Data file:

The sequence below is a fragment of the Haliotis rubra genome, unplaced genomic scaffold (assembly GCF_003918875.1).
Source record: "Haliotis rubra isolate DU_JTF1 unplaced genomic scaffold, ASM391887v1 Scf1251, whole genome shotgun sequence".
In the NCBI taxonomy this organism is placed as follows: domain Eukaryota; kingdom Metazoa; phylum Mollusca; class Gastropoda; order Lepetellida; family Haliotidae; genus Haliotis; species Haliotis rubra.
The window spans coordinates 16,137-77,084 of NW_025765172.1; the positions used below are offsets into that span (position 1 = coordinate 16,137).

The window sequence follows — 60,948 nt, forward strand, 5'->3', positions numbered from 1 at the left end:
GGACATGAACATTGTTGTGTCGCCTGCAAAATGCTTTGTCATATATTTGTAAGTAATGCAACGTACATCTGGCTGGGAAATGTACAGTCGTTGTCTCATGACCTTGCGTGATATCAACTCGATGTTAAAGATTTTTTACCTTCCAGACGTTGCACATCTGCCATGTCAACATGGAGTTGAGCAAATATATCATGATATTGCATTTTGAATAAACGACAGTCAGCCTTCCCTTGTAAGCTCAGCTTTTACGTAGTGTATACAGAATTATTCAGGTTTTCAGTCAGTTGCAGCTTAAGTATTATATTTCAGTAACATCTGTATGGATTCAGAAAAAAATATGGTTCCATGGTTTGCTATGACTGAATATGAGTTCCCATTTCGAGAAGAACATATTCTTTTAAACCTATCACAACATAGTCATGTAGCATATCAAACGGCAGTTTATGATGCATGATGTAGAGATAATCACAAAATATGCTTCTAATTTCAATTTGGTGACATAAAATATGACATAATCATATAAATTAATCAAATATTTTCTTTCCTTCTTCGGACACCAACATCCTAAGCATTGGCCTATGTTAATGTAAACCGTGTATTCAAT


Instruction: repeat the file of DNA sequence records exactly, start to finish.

The sequence below is a fragment of the Haliotis rubra genome, unplaced genomic scaffold (assembly GCF_003918875.1).
Source record: "Haliotis rubra isolate DU_JTF1 unplaced genomic scaffold, ASM391887v1 Scf1251, whole genome shotgun sequence".
In the NCBI taxonomy this organism is placed as follows: domain Eukaryota; kingdom Metazoa; phylum Mollusca; class Gastropoda; order Lepetellida; family Haliotidae; genus Haliotis; species Haliotis rubra.
The window spans coordinates 16,137-77,084 of NW_025765172.1; the positions used below are offsets into that span (position 1 = coordinate 16,137).

The window sequence follows — 60,948 nt, forward strand, 5'->3', positions numbered from 1 at the left end:
GGACATGAACATTGTTGTGTCGCCTGCAAAATGCTTTGTCATATATTTGTAAGTAATGCAACGTACATCTGGCTGGGAAATGTACAGTCGTTGTCTCATGACCTTGCGTGATATCAACTCGATGTTAAAGATTTTTTACCTTCCAGACGTTGCACATCTGCCATGTCAACATGGAGTTGAGCAAATATATCATGATATTGCATTTTGAATAAACGACAGTCAGCCTTCCCTTGTAAGCTCAGCTTTTACGTAGTGTATACAGAATTATTCAGGTTTTCAGTCAGTTGCAGCTTAAGTATTATATTTCAGTAACATCTGTATGGATTCAGAAAAAAATATGGTTCCATGGTTTGCTATGACTGAATATGAGTTCCCATTTCGAGAAGAACATATTCTTTTAAACCTATCACAACATAGTCATGTAGCATATCAAACGGCAGTTTATGATGCATGATGTAGAGATAATCACAAAATATGCTTCTAATTTCAATTTGGTGACATAAAATATGACATAATCATATAAATTAATCAAATATTTTCTTTCCTTCTTCGGACACCAACATCCTAAGCATTGGCCTATGTTAATGTAAACCGTGTATTCAAT